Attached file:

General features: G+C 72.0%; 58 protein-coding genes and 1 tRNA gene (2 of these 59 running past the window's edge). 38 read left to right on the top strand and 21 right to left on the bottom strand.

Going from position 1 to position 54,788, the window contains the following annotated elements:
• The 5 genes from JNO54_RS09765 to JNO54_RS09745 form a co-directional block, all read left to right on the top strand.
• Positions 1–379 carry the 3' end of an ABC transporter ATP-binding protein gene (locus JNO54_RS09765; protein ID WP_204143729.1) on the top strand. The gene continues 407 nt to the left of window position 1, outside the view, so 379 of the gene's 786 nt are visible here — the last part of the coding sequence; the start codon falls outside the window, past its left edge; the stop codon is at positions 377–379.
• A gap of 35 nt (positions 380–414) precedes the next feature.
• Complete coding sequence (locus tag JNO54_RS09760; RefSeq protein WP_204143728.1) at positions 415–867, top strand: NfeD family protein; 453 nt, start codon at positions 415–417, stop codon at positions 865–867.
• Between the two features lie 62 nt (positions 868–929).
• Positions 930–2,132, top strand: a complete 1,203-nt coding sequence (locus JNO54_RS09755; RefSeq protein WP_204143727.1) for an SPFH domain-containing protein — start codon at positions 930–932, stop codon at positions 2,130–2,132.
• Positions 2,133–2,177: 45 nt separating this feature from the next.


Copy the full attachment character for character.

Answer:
General features: G+C 72.0%; 58 protein-coding genes and 1 tRNA gene (2 of these 59 running past the window's edge). 38 read left to right on the top strand and 21 right to left on the bottom strand.

Going from position 1 to position 54,788, the window contains the following annotated elements:
• The 5 genes from JNO54_RS09765 to JNO54_RS09745 form a co-directional block, all read left to right on the top strand.
• Positions 1–379 carry the 3' end of an ABC transporter ATP-binding protein gene (locus JNO54_RS09765; protein ID WP_204143729.1) on the top strand. The gene continues 407 nt to the left of window position 1, outside the view, so 379 of the gene's 786 nt are visible here — the last part of the coding sequence; the start codon falls outside the window, past its left edge; the stop codon is at positions 377–379.
• A gap of 35 nt (positions 380–414) precedes the next feature.
• Complete coding sequence (locus tag JNO54_RS09760; RefSeq protein WP_204143728.1) at positions 415–867, top strand: NfeD family protein; 453 nt, start codon at positions 415–417, stop codon at positions 865–867.
• Between the two features lie 62 nt (positions 868–929).
• Positions 930–2,132, top strand: a complete 1,203-nt coding sequence (locus JNO54_RS09755; RefSeq protein WP_204143727.1) for an SPFH domain-containing protein — start codon at positions 930–932, stop codon at positions 2,130–2,132.
• Positions 2,133–2,177: 45 nt separating this feature from the next.